Most of us will start working after we’ve finished our formal education, whether that’s after high school, undergraduate college or university, or graduate school. And most of us will also work well into our 60s, or perhaps even longer, depending on the type of work we do.

For some, though, having the ability – or the option – to retire early sounds very attractive. Some people would like to retire in their mid 50s, and some even earlier – in their mid 40s, for example. If you want to retire early, you’ll need a solid plan, a clear understanding of your expenses, and significant savings.

Let’s look in a bit more detail at four things to consider before you decide whether you can retire early.

Health Insurance

One of the biggest expenses you’ll have in retirement is health care costs. And for the past couple of decades, health care costs have been rising faster than the overall rate of inflation. So, making sure you have adequate, affordable health care coverage in retirement is essential.

Most retirees rely on Medicare for their health insurance. The Medicare program is comprised of three parts:

  • Medicare Part A, or hospital insurance, covers inpatient hospital stays, care in a skilled nursing facility, hospice care, and some home health care.
  • Medicare Part B, covers certain doctors’ services, outpatient care, medical supplies, and preventive services.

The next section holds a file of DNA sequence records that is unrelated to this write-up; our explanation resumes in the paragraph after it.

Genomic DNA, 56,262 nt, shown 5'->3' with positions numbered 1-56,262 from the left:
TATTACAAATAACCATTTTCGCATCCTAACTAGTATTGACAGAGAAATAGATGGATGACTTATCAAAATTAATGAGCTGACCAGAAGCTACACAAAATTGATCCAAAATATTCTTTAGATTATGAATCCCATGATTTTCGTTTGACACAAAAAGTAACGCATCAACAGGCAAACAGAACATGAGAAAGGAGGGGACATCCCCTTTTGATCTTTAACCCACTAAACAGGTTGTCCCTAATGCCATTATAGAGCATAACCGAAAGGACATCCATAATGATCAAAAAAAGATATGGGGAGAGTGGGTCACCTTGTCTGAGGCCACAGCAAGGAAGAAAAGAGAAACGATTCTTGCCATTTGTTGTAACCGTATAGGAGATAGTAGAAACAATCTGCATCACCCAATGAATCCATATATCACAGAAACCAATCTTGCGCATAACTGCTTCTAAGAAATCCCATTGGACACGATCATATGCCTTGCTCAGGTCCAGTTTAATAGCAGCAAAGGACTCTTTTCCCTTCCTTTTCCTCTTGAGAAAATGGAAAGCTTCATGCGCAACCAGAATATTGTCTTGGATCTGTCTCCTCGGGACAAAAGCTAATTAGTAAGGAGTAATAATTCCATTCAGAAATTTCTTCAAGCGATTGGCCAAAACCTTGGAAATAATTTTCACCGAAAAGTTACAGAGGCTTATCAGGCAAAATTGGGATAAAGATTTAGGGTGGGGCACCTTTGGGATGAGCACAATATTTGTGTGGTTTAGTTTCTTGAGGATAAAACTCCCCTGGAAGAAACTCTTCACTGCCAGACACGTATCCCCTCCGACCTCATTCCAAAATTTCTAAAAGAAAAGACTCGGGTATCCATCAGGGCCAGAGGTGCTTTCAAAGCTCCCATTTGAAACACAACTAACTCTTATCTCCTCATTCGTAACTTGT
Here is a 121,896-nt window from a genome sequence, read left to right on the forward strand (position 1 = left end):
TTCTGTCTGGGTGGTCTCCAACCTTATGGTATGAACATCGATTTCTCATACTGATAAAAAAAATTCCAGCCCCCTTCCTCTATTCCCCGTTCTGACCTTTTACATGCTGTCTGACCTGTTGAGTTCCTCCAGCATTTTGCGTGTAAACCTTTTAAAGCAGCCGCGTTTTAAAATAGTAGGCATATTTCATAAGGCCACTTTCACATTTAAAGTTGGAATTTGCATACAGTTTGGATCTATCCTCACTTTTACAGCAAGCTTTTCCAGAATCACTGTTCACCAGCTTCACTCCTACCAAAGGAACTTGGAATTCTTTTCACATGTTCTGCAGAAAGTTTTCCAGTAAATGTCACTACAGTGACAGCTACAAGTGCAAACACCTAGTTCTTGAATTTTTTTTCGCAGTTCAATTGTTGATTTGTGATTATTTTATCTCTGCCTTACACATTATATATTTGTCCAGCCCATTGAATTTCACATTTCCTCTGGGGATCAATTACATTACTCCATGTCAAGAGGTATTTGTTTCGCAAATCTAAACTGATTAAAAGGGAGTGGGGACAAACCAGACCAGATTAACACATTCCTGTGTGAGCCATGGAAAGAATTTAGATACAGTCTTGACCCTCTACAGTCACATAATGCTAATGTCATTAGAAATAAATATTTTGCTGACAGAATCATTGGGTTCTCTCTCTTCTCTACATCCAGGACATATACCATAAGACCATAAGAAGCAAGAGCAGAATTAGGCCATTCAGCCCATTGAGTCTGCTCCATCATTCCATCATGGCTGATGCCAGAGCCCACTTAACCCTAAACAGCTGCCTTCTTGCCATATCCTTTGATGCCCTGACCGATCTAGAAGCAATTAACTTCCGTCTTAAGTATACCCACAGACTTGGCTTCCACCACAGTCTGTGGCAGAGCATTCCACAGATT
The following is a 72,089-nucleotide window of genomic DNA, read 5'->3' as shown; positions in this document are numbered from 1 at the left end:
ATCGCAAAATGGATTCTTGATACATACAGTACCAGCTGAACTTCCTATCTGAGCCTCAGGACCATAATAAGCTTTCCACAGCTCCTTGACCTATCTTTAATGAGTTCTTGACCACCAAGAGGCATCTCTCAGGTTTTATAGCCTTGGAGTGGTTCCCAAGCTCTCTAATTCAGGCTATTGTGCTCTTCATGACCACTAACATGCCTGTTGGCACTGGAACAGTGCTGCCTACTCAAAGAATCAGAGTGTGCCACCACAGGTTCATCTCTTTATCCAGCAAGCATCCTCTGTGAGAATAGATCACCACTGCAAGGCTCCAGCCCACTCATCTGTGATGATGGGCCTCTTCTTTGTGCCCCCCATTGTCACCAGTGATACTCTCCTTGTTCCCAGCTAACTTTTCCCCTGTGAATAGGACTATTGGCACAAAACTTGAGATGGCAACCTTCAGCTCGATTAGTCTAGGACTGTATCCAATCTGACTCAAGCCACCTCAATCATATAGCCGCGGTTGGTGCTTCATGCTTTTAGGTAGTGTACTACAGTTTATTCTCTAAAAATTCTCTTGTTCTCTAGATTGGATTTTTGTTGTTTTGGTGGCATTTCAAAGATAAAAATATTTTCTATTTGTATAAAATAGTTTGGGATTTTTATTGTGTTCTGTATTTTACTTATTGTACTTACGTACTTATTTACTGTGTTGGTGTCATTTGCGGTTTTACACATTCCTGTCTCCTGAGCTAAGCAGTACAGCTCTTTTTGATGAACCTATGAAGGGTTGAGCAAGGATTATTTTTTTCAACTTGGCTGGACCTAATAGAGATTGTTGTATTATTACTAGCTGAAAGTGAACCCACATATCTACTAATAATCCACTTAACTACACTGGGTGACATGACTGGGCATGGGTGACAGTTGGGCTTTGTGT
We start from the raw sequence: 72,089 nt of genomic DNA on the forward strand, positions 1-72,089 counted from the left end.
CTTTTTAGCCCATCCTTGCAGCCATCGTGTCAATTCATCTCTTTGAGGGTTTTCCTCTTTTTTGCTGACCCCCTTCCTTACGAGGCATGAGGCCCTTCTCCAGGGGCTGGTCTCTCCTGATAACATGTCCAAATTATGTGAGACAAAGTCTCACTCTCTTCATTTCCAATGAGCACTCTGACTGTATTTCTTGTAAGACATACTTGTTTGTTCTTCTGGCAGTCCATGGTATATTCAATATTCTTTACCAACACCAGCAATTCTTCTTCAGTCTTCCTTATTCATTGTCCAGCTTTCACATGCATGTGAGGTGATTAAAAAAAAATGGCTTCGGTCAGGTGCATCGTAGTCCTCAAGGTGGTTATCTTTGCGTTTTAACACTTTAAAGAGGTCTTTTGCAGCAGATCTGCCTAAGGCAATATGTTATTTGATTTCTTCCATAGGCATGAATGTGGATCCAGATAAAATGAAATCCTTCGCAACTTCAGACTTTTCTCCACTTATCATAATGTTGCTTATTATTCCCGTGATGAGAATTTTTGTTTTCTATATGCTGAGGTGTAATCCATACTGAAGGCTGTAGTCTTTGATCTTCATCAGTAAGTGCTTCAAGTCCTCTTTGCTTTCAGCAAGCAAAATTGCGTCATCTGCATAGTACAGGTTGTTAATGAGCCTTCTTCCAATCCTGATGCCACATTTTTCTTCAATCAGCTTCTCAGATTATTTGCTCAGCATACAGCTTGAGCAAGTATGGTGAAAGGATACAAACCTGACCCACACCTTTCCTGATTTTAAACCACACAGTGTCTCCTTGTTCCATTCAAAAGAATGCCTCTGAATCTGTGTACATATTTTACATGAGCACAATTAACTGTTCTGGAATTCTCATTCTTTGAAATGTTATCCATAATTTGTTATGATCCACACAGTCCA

• Medicare Part D, also called the Medicare prescription drug benefit, subsidizes the cost of prescription drugs and prescription drug insurance premiums for Medicare beneficiaries.

Medicare pays for much, but not all, of the cost for covered health care services and supplies. A Medicare Supplement Insurance (or Medigap) policy can help pay some of the remaining health care costs, like copayments, coinsurance, and deductibles.

The challenge for those who want to retire early is that Medicare is only available once you turn 65. What if you retire in your 40s, 50s or early 60s, before you’re eligible for Medicare?

One option is to see if your former employer provides health insurance. While it’s unlikely, there are some companies that will provide former employees with subsidized health insurance to age 65, or even for life (as a supplement to Medicare).

More than likely, though, you’ll need to buy private health insurance. The landscape for private health insurance has changed considerably since the Affordable Care Act was passed in 2010. At the time of this writing, individuals can visit the Healthcare.gov website to shop for private insurance, compare plans, and more. It’s important to note that the premiums you’ll pay for insurance coverage (and the subsidies you’ll receive) are based on your income level.

You should definitely shop for private insurance before you make the decision to retire early, so that you’re not unpleasantly surprised by the cost!

Social Security

Social Security forms the foundation of almost every American’s retirement income plan. Social Security is an incredible program. It provides retirees with a guaranteed stream of income that they can’t outlive, and that’s adjusted for inflation each year so they don’t lose purchasing power.

To be eligible for a Social Security benefit, you need to earn Social Security credits. You need to earn at least 40 credits to be eligible for a Social Security benefit. You earn credits when you work and pay Social Security taxes. These taxes are part of the FICA taxes withheld from your wages every pay period. FICA is comprised of 6.2% to fund Social Security and 1.45% to fund Medicare.